• Describe the effects of malnutrition in relation to starvation, coronary heart disease, constipation and obesity

Food supply

TOK

This section is an opportunity to approach the topic of food security in terms of availability, safety, and quality.

Discuss ways in which the use of modern technology has resulted in increased food production (to include modern agricultural machinery, chemical fertilizers, pesticides and herbicides, artificial selection)

Human alimentary canal 

  • Define ingestion as taking substances (e.g. food, drink) into the body through the mouth
  • Define egestion as passing out of food that has not been digested, as faeces, through the anus
  • Identify the main regions of the alimentary canal and associated organs including mouth, salivary glands, oesophagus, stomach, small intestine: duodenum and ileum, pancreas, liver, gall bladder, large intestine: colon and rectum, anus
  • Describe the functions of the regions of the alimentary canal listed above, in relation to ingestion, digestion, absorption, assimilation and egestion of food

Mechanical and physical digestion

  • Define digestion as the break-down of large, insoluble food molecules into small, watersoluble molecules using mechanical and chemical processes
  • Identify the types of human teeth and describe their structure and functions
  • State the causes of dental decay and describe the proper care of teeth
  • Describe the process of chewing
  • Describe the role of longitudinal and circular muscles in peristalsis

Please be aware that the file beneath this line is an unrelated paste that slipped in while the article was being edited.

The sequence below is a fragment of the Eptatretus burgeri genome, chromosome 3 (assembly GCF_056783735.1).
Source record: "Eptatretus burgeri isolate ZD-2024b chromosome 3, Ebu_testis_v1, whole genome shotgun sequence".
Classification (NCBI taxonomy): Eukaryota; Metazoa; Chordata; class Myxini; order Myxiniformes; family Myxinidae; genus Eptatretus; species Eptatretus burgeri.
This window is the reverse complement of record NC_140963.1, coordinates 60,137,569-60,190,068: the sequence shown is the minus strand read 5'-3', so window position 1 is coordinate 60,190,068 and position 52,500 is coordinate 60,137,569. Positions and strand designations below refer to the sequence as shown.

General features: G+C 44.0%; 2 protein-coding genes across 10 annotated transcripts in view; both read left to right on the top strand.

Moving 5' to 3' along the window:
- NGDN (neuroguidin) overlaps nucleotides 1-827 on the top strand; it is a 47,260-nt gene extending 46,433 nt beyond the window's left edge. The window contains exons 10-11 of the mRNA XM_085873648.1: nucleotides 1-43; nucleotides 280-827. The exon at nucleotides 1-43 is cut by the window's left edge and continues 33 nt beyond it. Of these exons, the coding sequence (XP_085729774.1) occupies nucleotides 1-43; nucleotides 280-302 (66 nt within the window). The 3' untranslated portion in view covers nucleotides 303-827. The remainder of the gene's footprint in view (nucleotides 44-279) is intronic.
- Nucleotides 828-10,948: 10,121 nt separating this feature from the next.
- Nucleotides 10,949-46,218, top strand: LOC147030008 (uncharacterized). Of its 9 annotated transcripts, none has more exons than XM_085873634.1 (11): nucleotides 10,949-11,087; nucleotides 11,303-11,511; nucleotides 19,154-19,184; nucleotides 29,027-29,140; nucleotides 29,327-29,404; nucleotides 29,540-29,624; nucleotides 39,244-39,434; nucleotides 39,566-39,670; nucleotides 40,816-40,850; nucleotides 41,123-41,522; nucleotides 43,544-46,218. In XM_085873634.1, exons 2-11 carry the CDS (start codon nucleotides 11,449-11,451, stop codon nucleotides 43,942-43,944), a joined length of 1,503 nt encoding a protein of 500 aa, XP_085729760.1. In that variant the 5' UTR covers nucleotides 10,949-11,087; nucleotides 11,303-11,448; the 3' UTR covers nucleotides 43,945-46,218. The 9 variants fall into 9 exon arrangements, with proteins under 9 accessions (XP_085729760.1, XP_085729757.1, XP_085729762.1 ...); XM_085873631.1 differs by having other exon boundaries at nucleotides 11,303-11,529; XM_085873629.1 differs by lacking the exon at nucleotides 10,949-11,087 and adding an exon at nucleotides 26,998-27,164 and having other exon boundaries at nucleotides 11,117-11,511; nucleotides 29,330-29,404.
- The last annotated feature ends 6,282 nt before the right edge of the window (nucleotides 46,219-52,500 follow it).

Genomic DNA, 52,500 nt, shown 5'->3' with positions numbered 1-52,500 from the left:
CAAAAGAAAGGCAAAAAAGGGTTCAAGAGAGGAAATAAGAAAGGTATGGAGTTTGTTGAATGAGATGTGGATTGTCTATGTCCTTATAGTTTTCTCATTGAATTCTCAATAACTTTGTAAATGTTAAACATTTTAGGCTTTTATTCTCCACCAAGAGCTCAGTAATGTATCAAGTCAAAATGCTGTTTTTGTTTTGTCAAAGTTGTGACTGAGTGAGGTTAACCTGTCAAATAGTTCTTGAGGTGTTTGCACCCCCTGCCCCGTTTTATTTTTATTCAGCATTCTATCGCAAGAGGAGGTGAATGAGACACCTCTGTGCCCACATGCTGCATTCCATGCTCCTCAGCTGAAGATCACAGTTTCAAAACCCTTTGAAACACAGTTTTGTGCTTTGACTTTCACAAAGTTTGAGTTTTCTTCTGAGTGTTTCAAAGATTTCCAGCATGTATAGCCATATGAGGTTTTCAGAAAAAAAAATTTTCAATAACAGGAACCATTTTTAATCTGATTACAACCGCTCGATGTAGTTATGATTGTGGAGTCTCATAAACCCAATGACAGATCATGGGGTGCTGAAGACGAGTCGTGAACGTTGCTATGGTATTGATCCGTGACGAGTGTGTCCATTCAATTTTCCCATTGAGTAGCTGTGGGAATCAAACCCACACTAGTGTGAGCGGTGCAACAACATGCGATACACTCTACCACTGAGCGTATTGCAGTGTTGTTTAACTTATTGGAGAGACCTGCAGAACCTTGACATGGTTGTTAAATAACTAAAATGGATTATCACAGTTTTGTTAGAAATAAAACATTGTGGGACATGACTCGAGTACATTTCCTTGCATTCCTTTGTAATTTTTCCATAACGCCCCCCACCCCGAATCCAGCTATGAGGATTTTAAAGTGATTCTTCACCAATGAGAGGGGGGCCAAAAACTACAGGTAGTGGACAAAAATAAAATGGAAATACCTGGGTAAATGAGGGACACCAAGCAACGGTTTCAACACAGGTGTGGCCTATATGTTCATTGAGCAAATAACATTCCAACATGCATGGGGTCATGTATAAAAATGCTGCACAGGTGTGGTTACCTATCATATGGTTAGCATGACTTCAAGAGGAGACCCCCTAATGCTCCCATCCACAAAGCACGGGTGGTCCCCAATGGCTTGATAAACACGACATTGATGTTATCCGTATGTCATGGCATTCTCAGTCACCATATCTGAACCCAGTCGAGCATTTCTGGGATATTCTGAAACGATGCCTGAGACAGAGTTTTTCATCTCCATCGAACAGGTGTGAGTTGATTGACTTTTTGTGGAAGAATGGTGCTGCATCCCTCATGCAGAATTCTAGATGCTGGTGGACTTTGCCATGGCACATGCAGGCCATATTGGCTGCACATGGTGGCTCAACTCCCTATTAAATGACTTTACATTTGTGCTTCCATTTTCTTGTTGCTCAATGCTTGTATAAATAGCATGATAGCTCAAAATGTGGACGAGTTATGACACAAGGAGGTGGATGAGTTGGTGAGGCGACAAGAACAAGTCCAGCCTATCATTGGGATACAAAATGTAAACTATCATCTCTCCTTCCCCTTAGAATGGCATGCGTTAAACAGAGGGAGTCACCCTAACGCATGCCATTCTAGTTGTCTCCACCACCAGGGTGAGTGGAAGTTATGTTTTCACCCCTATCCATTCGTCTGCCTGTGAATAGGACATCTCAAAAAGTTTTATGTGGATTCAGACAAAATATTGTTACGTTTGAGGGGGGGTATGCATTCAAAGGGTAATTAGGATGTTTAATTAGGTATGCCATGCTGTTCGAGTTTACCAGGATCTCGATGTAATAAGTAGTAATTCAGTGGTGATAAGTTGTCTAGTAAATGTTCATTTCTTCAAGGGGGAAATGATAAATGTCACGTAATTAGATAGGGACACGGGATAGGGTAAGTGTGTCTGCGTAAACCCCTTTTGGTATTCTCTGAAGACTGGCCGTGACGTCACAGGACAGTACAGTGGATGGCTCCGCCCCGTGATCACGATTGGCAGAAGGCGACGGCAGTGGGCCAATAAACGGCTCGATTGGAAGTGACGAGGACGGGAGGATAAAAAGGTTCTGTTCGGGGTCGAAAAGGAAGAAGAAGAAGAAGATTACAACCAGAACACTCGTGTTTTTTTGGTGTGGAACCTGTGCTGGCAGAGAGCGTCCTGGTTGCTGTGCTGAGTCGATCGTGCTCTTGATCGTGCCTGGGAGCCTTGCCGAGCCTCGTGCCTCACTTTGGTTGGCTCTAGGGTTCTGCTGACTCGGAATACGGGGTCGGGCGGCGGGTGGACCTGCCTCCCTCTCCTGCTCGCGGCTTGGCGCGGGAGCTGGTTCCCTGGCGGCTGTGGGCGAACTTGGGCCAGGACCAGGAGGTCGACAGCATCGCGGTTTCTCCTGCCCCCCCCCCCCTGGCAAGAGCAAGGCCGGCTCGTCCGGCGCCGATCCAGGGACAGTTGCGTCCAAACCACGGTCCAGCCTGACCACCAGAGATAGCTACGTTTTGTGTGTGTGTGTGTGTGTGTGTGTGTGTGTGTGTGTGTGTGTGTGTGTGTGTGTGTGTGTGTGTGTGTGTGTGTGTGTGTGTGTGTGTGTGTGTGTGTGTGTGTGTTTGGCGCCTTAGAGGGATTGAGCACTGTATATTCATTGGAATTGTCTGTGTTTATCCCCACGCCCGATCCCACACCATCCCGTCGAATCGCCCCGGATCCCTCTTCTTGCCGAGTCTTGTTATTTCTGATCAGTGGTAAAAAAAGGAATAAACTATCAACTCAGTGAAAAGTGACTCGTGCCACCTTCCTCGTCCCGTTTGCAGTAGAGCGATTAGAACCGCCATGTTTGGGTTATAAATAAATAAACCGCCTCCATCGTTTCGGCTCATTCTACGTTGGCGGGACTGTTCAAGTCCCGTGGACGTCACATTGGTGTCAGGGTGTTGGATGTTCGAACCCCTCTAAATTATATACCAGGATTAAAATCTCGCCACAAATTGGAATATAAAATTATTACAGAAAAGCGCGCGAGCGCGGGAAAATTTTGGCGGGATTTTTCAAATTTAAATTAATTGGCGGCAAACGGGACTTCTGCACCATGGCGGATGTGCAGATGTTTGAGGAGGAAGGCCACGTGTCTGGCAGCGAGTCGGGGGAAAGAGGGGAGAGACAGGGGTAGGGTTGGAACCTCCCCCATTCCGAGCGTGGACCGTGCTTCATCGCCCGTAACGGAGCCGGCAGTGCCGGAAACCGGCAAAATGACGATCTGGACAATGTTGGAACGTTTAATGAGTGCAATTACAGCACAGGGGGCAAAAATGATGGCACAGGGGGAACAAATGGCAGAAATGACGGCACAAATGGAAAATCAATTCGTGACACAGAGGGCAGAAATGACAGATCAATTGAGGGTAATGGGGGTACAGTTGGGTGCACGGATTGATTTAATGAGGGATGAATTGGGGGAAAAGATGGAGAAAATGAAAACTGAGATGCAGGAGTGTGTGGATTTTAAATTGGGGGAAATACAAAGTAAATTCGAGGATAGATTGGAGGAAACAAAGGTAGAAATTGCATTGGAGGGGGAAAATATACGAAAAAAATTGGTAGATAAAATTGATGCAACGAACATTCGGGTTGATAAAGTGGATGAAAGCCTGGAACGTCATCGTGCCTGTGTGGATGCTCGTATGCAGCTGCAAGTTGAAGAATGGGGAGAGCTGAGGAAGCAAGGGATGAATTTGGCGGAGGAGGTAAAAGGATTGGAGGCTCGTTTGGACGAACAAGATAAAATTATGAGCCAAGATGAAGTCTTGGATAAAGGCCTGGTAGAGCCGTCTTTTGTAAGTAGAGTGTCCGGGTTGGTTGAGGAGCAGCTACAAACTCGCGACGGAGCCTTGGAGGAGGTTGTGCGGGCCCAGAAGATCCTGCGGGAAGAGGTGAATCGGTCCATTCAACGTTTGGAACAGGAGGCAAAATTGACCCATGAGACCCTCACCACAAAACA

• Outline the role of bile in emulsifying fats, to increase the surface area for the action of enzymes
  • Describe how fluoride reduces tooth decay and explain arguments for and against the addition of fluoride to public water supplies

Chemical digestion

  • State the significance of chemical digestion in the alimentary canal in producing small, soluble molecules that can be absorbed
  • State where, in the alimentary canal, amylase, protease and lipase enzymes are secreted
  • State the functions of a typical amylase, a protease and a lipase, listing the substrate and end-products

Absorption

  • Define absorption as movement of digested food molecules through the wall of the intestine into the blood or lymph
  • Identify the small intestine as the region for the absorption of digested food
  • Describe the significance of villi in increasing the internal surface area of the small intestine
  • Describe the structure of a villus, including the role of capillaries and lacteals
  • State the role of the hepatic portal vein in the transport of absorbed food to the liver
  • Identify the role of the small intestine and colon in absorption of water (the small intestine absorbs 5–10 dm3 per day, the colon 0.3–0.5 dm3 per day)

Assimilation

  • Define assimilation as movement of digested food molecules into the cells of the body where they are used, becoming part of the cells
  • Describe the role of the liver in the metabolism of glucose (glucose ? glycogen) and amino acids (amino acids ? proteins and destruction of excess amino acids)
  • Describe the role of fat as an energy storage substance
  • State that the liver is the site of breakdown of alcohol and other toxins

Presentation media

Labs and activities

Main Menu

Curriculum

Find Us

Saint Maur International School Science Center

83 Yamate-cho, Naka-Ku Yokohama
Kanagawa (Greater Tokyo)
JAPAN 231-8654
Tel +81-45-641-5751 | Fax +81-45-641-6688

Connect with Us